The next link in the chain was forged a week after the Gentlemen of
the County match. House matches had begun, and Wain's were playing
Appleby's. Appleby's made a hundred and fifty odd, shaping badly for
the most part against Wyatt's slows. Then Wain's opened their innings.
The Gazeka, as head of the house, was captain of the side, and he and
Wyatt went in first. Wyatt made a few mighty hits, and was then caught
at cover. Mike went in first wicket.
For some ten minutes all was peace. Firby-Smith scratched away at his
end, getting here and there a single and now and then a two, and Mike
settled down at once to play what he felt was going to be the innings
of a lifetime. Appleby's bowling was on the feeble side, with Raikes,
of the third eleven, as the star, supported by some small change. Mike
pounded it vigorously. To one who had been brought up on Saunders,
Raikes possessed few subtleties. He had made seventeen, and was
thoroughly set, when the Gazeka, who had the bowling, hit one in the
direction of cover-point. With a certain type of batsman a single is a
thing to take big risks for. And the Gazeka badly wanted that single.
"Come on," he shouted, prancing down the pitch.
Mike, who had remained in his crease with the idea that nobody even
moderately sane would attempt a run for a hit like that, moved forward
in a startled and irresolute manner. Firby-Smith arrived, shouting
"Run!" and, cover having thrown the ball in, the wicket-keeper removed
These are solemn moments.
The only possible way of smoothing over an episode of this kind is for
the guilty man to grovel.
Firby-Smith did not grovel.
"Easy run there, you know," he said reprovingly.
The world swam before Mike's eyes. Through the red mist he could see
Firby-Smith's face. The sun glinted on his rather prominent teeth. To
Mike's distorted vision it seemed that the criminal was amused.
"Don't laugh, you grinning ape!" he cried. "It isn't funny."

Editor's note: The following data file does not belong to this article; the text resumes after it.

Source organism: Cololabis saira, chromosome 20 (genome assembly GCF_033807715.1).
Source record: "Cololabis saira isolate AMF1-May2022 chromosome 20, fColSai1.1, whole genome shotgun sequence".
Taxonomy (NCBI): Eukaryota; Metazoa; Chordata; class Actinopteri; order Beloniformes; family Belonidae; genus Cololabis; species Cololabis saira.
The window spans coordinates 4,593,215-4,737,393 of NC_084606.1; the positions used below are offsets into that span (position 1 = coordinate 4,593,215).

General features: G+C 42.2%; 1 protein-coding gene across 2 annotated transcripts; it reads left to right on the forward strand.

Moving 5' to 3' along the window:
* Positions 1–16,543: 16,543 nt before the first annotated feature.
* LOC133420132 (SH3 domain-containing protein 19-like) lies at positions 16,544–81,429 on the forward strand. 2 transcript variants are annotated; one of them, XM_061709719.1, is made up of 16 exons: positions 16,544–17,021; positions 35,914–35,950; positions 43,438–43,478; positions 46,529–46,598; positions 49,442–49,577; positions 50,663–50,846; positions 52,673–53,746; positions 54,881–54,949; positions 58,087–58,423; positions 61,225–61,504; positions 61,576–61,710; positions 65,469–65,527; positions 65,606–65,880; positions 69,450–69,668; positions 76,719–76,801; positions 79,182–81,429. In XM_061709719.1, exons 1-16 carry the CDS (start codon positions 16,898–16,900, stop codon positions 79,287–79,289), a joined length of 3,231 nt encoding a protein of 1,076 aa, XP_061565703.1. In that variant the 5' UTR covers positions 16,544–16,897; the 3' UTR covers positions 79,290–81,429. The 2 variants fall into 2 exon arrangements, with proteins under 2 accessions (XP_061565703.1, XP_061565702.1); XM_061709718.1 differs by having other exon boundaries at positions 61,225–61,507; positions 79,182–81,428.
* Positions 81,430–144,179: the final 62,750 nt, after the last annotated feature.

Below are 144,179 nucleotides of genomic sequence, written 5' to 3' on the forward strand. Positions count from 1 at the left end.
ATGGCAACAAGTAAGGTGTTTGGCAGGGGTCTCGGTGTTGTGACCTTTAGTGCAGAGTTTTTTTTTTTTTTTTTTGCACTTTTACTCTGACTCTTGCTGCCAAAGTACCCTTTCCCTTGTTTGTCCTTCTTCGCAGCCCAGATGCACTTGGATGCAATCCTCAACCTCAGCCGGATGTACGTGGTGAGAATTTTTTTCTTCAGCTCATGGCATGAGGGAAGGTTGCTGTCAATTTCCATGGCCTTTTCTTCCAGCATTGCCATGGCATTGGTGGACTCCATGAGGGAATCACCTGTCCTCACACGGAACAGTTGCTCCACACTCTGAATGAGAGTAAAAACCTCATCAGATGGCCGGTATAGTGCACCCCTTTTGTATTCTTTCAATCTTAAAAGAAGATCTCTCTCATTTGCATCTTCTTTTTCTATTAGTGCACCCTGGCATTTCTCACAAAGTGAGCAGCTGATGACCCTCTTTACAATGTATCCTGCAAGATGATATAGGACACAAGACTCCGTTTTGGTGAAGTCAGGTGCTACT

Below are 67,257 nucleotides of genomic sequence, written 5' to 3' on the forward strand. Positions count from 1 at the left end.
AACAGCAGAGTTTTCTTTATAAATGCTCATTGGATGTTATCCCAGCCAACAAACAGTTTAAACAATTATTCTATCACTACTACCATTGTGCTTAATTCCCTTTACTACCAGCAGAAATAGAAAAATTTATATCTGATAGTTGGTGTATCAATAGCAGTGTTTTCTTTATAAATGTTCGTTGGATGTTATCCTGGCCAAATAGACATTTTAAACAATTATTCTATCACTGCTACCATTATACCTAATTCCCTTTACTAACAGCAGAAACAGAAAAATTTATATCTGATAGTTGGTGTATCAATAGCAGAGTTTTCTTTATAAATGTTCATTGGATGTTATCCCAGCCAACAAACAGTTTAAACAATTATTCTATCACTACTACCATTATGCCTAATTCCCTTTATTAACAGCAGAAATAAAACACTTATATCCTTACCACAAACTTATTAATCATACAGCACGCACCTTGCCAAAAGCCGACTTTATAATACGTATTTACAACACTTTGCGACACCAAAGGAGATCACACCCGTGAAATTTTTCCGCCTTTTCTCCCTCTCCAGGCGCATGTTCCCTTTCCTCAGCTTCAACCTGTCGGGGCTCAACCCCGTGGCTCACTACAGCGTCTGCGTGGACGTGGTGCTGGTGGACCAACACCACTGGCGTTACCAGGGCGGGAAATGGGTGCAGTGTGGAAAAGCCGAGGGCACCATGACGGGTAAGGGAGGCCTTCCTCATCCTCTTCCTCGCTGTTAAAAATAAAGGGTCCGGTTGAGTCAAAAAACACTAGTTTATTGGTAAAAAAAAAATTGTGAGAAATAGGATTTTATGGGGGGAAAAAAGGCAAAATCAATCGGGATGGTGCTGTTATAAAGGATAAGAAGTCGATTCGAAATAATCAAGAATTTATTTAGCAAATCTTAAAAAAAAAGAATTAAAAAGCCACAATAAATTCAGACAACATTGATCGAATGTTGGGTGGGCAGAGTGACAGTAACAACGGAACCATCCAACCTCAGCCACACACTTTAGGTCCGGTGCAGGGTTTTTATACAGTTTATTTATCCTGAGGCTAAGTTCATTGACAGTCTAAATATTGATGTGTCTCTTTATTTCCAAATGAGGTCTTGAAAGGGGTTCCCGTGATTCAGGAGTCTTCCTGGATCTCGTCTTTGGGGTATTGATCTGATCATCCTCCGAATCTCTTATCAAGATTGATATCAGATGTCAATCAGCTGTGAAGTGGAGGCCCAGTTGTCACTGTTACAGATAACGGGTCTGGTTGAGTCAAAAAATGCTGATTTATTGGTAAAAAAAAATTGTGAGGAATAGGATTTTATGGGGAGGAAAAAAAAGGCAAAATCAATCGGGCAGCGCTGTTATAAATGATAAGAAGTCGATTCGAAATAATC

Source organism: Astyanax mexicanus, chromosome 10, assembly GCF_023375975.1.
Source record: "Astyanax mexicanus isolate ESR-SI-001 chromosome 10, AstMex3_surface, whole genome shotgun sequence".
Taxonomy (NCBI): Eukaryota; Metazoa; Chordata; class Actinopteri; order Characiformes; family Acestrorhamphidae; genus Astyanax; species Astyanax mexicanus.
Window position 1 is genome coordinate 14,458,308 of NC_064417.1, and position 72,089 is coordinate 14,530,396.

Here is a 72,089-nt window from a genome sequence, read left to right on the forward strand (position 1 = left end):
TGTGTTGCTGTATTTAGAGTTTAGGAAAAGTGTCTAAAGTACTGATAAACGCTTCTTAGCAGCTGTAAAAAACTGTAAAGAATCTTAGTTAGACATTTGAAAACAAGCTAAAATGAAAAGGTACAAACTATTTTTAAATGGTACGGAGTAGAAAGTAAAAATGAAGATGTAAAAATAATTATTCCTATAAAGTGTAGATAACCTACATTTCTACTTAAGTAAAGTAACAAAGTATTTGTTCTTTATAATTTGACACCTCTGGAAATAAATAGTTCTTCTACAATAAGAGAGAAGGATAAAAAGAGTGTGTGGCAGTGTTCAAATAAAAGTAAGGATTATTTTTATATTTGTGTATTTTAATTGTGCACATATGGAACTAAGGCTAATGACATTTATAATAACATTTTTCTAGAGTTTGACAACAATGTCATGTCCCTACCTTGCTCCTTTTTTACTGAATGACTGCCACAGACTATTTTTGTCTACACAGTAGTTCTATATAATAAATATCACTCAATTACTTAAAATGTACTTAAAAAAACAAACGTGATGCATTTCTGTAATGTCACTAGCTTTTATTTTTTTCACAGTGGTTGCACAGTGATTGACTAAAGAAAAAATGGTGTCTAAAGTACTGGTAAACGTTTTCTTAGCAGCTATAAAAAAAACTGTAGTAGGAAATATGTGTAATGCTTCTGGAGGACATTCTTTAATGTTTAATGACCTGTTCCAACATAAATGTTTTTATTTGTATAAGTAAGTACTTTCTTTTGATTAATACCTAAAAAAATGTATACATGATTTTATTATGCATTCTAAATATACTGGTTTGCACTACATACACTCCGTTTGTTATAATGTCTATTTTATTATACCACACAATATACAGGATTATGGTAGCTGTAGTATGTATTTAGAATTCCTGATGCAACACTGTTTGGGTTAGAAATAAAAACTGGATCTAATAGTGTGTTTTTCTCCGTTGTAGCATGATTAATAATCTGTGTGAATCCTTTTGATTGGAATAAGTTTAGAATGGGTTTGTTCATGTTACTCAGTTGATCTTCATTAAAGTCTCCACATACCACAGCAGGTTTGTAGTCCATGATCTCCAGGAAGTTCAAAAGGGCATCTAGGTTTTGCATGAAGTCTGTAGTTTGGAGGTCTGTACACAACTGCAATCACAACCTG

He then made for the trees where the rest of the team were sitting.
Now Firby-Smith not only possessed rather prominent teeth; he was also
sensitive on the subject. Mike's shaft sank in deeply. The fact that
emotion caused him to swipe at a straight half-volley, miss it, and be
bowled next ball made the wound rankle.
He avoided Mike on his return to the trees. And Mike, feeling now a
little apprehensive, avoided him.
The Gazeka brooded apart for the rest of the afternoon, chewing the
insult. At close of play he sought Burgess.
Burgess, besides being captain of the eleven, was also head of the
school. He was the man who arranged prefects' meetings. And only a
prefects' meeting, thought Firby-Smith, could adequately avenge his
"I want to speak to you, Burgess," he said.
"What's up?" said Burgess.
"You know young Jackson in our house."
"What about him?"
"He's been frightfully insolent."
"Cheeked you?" said Burgess, a man of simple speech.
"I want you to call a prefects' meeting, and lick him."
Burgess looked incredulous.
"Rather a large order, a prefects' meeting," he said. "It has to be a
pretty serious sort of thing for that."
"Frightful cheek to a school prefect is a serious thing," said
Firby-Smith, with the air of one uttering an epigram.
"Well, I suppose--What did he say to you?"
Firby-Smith related the painful details.
Burgess started to laugh, but turned the laugh into a cough.
"Yes," he said meditatively. "Rather thick. Still, I mean--A prefects'
meeting. Rather like crushing a thingummy with a what-d'you-call-it.
Besides, he's a decent kid."
"He's frightfully conceited."
"Oh, well--Well, anyhow, look here, I'll think it over, and let you
know to-morrow. It's not the sort of thing to rush through without
thinking about it."
And the matter was left temporarily at that.
- Lady Rose
- Gnu Barankin
Gnu Barankin и sparrow